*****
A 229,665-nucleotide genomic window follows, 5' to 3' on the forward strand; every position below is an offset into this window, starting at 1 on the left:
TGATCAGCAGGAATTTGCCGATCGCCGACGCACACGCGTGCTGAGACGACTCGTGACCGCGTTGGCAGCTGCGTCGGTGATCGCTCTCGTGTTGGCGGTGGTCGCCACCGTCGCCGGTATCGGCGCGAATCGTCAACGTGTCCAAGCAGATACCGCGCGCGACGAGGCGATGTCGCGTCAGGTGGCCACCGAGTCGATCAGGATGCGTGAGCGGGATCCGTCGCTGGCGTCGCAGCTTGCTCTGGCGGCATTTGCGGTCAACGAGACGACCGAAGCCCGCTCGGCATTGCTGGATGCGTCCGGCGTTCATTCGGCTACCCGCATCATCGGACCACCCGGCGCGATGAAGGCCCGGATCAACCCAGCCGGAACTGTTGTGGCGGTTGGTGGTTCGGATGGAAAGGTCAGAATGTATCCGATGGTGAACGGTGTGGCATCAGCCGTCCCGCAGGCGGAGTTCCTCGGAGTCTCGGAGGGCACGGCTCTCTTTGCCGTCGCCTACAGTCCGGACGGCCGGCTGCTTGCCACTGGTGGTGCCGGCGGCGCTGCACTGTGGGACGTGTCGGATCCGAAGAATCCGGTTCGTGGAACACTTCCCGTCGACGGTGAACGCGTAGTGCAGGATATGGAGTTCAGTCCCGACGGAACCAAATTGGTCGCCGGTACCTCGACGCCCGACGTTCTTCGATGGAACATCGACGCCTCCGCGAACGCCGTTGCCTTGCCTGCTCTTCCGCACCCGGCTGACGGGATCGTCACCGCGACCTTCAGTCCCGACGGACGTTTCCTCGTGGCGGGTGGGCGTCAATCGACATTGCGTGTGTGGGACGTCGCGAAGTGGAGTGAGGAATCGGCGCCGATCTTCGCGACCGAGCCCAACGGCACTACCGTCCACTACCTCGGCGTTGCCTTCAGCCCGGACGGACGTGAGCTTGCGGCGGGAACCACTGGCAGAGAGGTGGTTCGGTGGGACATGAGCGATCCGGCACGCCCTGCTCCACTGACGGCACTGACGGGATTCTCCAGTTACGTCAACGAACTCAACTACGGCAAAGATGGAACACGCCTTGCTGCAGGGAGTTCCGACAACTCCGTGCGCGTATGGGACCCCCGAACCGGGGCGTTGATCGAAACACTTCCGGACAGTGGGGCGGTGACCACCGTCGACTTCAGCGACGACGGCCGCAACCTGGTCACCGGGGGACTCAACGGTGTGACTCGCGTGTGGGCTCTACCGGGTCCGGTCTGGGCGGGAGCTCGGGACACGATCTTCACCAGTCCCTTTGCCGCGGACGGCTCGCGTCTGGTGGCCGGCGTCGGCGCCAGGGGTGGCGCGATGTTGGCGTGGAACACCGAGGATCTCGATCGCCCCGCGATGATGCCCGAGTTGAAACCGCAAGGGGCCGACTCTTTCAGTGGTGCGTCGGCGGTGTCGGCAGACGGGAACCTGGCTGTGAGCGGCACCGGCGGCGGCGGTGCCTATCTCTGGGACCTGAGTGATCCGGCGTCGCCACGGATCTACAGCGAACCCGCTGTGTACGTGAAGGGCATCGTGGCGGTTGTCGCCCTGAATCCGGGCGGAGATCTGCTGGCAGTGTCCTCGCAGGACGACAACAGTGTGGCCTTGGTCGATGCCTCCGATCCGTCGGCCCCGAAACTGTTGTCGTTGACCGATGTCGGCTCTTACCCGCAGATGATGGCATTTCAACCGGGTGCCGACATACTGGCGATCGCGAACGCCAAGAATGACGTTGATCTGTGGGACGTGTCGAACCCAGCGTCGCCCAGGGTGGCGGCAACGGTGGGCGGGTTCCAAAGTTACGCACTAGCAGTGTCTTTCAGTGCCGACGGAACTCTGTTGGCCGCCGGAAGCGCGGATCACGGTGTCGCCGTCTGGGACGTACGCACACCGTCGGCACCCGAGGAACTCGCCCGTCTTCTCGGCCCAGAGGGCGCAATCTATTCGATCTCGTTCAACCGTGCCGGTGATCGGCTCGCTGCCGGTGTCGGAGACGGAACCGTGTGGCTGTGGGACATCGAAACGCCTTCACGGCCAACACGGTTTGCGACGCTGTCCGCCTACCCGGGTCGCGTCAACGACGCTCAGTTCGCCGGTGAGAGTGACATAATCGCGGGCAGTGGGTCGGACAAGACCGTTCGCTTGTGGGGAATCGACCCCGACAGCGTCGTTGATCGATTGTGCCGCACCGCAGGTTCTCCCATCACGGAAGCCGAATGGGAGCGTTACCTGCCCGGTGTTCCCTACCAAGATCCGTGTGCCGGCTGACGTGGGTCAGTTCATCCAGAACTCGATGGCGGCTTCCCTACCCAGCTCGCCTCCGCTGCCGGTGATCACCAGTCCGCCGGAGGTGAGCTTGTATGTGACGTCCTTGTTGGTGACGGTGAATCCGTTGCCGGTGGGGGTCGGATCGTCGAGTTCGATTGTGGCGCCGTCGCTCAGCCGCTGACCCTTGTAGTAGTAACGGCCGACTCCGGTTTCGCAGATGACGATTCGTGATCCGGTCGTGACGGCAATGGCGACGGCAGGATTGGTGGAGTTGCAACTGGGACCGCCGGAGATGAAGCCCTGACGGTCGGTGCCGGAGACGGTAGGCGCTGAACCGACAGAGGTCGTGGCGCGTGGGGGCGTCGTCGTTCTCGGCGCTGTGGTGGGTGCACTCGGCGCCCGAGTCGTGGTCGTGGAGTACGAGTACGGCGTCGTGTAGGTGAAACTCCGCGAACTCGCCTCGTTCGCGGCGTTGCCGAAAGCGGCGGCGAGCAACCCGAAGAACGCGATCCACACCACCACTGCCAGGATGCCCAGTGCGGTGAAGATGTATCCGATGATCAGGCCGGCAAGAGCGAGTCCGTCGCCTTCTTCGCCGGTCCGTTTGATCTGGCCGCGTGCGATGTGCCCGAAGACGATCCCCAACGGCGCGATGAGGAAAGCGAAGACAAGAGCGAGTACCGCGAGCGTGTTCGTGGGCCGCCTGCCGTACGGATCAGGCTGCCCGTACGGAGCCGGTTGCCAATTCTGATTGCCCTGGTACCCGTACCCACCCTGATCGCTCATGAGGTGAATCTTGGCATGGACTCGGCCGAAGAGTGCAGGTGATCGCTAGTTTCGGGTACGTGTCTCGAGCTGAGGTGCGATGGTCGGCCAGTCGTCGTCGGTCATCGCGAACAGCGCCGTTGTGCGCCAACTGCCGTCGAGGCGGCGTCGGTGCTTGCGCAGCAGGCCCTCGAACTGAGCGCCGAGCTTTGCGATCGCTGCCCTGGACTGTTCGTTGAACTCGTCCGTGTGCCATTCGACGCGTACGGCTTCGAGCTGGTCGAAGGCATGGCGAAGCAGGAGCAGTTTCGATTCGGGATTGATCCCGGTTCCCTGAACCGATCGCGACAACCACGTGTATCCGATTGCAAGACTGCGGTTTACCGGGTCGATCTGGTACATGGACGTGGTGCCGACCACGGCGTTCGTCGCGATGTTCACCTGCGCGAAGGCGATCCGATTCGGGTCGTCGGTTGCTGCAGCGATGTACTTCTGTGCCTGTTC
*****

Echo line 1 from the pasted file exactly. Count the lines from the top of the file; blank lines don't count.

A 229,665-nucleotide genomic window follows, 5' to 3' on the forward strand; every position below is an offset into this window, starting at 1 on the left: